So it was great to hear Whakarewarewa Forest being featured – and also to hear it correctly referred to and pronunciated – it still makes me smile, and I still don’t dare say the local version (tee hee).
I like that this episode also covered a few aspects without wearing glossing over the topics superficially. So some comments on things like newbie MTB riding at Mt Cootha, NZ Rotorua MTB riding at Redwoods and the new jumps set for Crankworx 2015. The main segment is based on a phone in interview with Paul Heymans discussing the Brisbane Valley Rail Trail $1.8 million investment announcement. (*Since this episode aired, the Brisbane rail Trail has already had a few updates* )
There was also some discussion about some upcoming cycling events in RAdelaide (or when the episode went to air ‘upcoming’ events) such as the Women’s Santos and Tour Down Under and Bridie O’Donnell’s 2016 1-hour World Record attempt. Some interesting little tit-bits that were raised – from Bridie’s interview re doping issues, micorsurging, mental training, aero positioning and other people’s doubts of her world record attempt at 41 years old.
So what now?
Overall, I was happy I took a chance and listed to Briz Treadley Podcast. I was pleasantly surprised with the variety of content and warmth of the presenters. I appreciate the labour of love that it is. I though it showcased Brisbane and its surrounds very well and achieved its aim of informing and motivating people to get out on bikes more. I will certainly be downloading a few other episodes to take with me next week on the plane to NZ.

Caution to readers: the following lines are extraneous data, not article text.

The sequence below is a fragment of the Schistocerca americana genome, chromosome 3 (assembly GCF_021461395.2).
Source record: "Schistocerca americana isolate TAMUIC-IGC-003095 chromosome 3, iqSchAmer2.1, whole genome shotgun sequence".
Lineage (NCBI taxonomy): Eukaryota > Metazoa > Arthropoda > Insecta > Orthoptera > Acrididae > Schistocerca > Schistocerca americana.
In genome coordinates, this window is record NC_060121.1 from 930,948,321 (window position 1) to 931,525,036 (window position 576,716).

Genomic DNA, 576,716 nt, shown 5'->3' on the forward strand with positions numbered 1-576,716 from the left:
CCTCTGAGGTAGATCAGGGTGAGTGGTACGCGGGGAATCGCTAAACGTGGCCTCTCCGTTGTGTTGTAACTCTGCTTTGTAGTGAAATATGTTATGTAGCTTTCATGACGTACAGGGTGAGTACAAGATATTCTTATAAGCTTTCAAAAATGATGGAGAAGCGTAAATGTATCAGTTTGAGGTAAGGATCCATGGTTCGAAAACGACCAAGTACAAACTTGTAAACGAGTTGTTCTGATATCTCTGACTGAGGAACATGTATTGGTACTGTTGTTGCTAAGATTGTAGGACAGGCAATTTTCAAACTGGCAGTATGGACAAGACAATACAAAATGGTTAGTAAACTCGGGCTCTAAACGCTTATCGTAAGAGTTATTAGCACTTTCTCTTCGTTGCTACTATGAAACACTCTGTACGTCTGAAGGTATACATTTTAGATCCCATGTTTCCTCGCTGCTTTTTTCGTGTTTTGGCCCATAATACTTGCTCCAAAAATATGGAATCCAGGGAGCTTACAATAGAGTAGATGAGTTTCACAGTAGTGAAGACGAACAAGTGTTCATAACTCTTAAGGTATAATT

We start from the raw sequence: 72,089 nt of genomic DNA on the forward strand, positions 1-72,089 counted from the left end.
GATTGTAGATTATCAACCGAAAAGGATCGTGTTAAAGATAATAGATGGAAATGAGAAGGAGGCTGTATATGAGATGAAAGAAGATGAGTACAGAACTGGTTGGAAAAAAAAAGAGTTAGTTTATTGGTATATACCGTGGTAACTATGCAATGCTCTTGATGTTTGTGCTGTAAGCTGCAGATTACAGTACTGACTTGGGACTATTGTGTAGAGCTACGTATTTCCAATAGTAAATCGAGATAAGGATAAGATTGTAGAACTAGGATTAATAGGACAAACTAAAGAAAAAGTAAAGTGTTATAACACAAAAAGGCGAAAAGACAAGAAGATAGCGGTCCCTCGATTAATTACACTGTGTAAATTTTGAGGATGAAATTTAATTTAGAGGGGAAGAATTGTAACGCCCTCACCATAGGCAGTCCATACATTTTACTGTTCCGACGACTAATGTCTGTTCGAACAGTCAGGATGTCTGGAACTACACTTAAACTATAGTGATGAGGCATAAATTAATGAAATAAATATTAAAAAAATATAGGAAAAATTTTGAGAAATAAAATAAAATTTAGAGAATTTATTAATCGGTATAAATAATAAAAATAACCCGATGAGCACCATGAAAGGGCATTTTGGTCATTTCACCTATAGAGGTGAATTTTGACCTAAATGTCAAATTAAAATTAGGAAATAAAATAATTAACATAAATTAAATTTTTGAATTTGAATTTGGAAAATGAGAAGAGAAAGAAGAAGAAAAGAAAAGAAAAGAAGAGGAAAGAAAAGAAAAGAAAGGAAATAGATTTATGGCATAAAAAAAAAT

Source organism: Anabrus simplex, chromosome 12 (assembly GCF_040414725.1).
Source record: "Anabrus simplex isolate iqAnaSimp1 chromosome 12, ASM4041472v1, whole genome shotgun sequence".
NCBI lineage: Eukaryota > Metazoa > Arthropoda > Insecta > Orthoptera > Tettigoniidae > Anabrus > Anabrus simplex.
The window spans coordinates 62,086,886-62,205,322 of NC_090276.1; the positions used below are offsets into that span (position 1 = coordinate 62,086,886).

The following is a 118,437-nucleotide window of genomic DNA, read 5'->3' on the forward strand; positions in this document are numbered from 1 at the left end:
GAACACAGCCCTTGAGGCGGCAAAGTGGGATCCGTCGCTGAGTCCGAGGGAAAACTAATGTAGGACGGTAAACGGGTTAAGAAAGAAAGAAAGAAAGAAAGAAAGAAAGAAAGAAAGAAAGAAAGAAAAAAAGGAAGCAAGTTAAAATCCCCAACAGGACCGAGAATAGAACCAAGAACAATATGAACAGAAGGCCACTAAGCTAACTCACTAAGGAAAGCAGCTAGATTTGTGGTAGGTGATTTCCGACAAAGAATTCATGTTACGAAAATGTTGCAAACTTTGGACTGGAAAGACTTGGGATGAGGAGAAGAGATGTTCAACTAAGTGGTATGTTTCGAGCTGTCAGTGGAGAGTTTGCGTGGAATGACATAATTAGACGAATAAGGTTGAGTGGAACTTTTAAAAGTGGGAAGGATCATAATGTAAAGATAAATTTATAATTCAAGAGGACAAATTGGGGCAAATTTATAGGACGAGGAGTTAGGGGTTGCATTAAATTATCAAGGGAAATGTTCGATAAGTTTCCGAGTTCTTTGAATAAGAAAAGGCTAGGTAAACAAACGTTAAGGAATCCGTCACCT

So if you have not already done so, either check out Briz Treadley and let me know what you think – or find another bike podcaster in your region and give them a go.
After all, these podcasters are making the massive effort and commitment spreading the bike word, love and community – so why not give a couple of episodes a try?
You might be pleasantly surprised at what you find!